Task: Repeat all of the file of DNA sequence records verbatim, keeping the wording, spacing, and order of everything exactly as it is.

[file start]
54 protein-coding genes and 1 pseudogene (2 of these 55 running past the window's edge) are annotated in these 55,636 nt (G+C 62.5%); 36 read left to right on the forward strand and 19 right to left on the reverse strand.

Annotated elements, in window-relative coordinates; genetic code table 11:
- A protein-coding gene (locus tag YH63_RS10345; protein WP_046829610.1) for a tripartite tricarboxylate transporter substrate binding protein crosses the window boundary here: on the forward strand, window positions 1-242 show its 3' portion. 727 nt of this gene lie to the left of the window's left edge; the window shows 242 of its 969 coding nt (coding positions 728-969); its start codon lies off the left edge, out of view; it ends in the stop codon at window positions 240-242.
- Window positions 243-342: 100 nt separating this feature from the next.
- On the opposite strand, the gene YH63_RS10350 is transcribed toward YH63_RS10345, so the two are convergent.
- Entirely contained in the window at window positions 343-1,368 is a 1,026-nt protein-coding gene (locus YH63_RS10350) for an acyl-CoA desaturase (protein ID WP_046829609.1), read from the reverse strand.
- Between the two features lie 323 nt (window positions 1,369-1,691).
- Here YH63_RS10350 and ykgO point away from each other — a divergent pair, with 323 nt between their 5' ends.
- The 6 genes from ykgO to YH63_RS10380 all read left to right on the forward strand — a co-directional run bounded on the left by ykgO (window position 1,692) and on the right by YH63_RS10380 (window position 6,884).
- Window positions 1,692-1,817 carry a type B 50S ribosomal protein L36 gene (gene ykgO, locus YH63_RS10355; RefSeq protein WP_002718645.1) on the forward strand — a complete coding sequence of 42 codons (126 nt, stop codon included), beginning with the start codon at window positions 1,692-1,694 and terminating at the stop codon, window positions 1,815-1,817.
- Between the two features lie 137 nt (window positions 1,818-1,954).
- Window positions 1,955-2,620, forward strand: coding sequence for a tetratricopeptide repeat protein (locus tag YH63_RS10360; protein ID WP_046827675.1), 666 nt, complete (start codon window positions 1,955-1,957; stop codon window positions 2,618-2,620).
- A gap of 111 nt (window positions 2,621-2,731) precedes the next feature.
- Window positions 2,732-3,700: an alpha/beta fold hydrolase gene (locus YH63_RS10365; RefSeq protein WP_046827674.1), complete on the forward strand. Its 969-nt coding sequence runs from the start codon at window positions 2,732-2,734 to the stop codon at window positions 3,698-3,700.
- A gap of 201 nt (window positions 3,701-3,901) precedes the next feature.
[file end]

54 protein-coding genes and 1 pseudogene (2 of these 55 running past the window's edge) are annotated in these 55,636 nt (G+C 62.5%); 36 read left to right on the forward strand and 19 right to left on the reverse strand.

Annotated elements, in window-relative coordinates; genetic code table 11:
- A protein-coding gene (locus tag YH63_RS10345; protein WP_046829610.1) for a tripartite tricarboxylate transporter substrate binding protein crosses the window boundary here: on the forward strand, window positions 1-242 show its 3' portion. 727 nt of this gene lie to the left of the window's left edge; the window shows 242 of its 969 coding nt (coding positions 728-969); its start codon lies off the left edge, out of view; it ends in the stop codon at window positions 240-242.
- Window positions 243-342: 100 nt separating this feature from the next.
- On the opposite strand, the gene YH63_RS10350 is transcribed toward YH63_RS10345, so the two are convergent.
- Entirely contained in the window at window positions 343-1,368 is a 1,026-nt protein-coding gene (locus YH63_RS10350) for an acyl-CoA desaturase (protein ID WP_046829609.1), read from the reverse strand.
- Between the two features lie 323 nt (window positions 1,369-1,691).
- Here YH63_RS10350 and ykgO point away from each other — a divergent pair, with 323 nt between their 5' ends.
- The 6 genes from ykgO to YH63_RS10380 all read left to right on the forward strand — a co-directional run bounded on the left by ykgO (window position 1,692) and on the right by YH63_RS10380 (window position 6,884).
- Window positions 1,692-1,817 carry a type B 50S ribosomal protein L36 gene (gene ykgO, locus YH63_RS10355; RefSeq protein WP_002718645.1) on the forward strand — a complete coding sequence of 42 codons (126 nt, stop codon included), beginning with the start codon at window positions 1,692-1,694 and terminating at the stop codon, window positions 1,815-1,817.
- Between the two features lie 137 nt (window positions 1,818-1,954).
- Window positions 1,955-2,620, forward strand: coding sequence for a tetratricopeptide repeat protein (locus tag YH63_RS10360; protein ID WP_046827675.1), 666 nt, complete (start codon window positions 1,955-1,957; stop codon window positions 2,618-2,620).
- A gap of 111 nt (window positions 2,621-2,731) precedes the next feature.
- Window positions 2,732-3,700: an alpha/beta fold hydrolase gene (locus YH63_RS10365; RefSeq protein WP_046827674.1), complete on the forward strand. Its 969-nt coding sequence runs from the start codon at window positions 2,732-2,734 to the stop codon at window positions 3,698-3,700.
- A gap of 201 nt (window positions 3,701-3,901) precedes the next feature.